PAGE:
Securities Law Prof Blog

Editor: Eric C. Chaffee
Univ. of Toledo College of Law

Friday, July 5, 2019

Solomon & Soltes on Disclosure of Securities Fraud Investigations

David H. Solomon and Eugene F. Soltes have posted Is 'Not Guilty' the Same as 'Innocent'? Evidence from SEC Financial Fraud Investigations on SSRN with the following abstract:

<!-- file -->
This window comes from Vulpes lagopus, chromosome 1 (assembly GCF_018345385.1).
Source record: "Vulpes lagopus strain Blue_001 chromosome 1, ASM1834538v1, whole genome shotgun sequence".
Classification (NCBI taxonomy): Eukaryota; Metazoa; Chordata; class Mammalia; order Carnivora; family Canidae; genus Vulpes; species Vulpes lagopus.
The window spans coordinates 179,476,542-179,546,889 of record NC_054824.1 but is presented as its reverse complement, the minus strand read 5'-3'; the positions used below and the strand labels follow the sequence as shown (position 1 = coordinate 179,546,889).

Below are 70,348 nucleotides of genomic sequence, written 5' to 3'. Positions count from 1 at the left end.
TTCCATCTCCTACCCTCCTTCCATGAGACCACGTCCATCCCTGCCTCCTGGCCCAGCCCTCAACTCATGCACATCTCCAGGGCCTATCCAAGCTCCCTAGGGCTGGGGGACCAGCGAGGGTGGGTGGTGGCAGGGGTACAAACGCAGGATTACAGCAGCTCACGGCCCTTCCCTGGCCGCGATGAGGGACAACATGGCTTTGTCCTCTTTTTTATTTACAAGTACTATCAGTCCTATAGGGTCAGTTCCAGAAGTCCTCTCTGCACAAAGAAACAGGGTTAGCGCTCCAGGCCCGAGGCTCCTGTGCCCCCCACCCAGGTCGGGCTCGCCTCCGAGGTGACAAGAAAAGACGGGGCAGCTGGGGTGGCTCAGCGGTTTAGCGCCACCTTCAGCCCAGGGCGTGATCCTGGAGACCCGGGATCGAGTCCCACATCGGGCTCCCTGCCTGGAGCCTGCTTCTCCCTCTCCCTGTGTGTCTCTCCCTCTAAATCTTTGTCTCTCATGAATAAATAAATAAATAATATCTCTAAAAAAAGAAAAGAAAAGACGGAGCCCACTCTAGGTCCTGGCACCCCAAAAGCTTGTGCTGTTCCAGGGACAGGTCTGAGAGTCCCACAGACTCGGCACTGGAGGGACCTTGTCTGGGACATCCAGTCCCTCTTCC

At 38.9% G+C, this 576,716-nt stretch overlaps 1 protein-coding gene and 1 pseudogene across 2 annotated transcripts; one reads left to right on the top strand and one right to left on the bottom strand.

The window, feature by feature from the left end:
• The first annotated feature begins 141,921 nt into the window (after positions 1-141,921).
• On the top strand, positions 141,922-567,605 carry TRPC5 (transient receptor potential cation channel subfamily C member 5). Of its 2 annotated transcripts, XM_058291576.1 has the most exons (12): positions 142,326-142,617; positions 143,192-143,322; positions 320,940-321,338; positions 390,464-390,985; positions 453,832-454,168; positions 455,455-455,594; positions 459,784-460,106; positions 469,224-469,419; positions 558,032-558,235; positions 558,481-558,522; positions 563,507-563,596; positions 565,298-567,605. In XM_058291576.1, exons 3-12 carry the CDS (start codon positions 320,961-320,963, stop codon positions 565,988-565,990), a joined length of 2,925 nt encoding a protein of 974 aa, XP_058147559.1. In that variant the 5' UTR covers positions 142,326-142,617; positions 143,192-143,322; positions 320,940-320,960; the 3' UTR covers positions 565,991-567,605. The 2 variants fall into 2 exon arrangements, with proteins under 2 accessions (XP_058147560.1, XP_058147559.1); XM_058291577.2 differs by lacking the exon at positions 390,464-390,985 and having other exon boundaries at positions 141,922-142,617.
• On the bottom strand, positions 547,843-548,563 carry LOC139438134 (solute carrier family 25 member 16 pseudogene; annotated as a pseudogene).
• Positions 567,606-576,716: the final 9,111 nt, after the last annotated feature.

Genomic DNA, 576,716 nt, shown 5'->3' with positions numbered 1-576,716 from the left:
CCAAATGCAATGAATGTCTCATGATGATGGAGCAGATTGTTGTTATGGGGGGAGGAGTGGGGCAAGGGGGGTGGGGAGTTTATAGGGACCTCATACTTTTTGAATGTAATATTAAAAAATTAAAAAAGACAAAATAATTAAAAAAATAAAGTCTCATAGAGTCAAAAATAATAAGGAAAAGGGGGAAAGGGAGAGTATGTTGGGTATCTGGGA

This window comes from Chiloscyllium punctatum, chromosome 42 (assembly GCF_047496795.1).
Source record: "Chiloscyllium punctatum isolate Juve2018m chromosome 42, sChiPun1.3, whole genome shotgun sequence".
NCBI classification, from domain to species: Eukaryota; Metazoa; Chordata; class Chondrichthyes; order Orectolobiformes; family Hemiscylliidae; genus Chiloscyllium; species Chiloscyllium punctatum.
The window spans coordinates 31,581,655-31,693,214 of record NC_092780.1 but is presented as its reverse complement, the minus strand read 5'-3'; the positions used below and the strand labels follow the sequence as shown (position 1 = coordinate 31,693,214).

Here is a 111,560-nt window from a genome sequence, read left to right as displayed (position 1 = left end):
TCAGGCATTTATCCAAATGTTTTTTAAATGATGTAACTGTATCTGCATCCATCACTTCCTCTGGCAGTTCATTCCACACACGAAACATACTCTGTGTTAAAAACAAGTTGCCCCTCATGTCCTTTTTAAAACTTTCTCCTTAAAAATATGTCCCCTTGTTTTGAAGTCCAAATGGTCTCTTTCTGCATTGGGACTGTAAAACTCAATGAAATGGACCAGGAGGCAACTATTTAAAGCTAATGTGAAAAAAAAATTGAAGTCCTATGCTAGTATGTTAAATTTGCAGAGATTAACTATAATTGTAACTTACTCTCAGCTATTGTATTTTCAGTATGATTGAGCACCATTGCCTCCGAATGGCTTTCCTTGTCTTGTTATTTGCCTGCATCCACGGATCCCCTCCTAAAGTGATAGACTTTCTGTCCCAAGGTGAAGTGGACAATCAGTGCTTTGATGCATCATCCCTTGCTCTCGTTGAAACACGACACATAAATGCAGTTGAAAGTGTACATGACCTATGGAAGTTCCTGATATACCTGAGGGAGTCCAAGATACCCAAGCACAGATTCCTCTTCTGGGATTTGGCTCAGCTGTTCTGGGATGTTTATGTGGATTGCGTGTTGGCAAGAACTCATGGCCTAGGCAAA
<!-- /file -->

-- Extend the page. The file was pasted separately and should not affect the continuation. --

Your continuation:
The Securities and Exchange Commission (SEC) routinely investigates firms for financial fraud, but investors only learn about regulators’ concerns if managers voluntarily disclose news of the investigation, or regulators sanction the firm. We investigate the effects of disclosing investigations using confidential records on all opened investigations, regardless of outcome. Markets exhibit some ability to identify which investigations will eventually lead to sanctions. Nonetheless, even when no charges are ultimately brought, firms that voluntarily disclose an investigation have significant negative returns, underperforming non-sanctioned firms that stayed silent by 12.7% for a year after the investigation begins. Consistent with limited investor attention, disclosing in a more prominent manner is associated with worse returns. CEOs who disclose an investigation are also 14% more likely to experience turnover. Our results are consistent with transparency about bad news being punished, rather than rewarded, by financial and labor markets.

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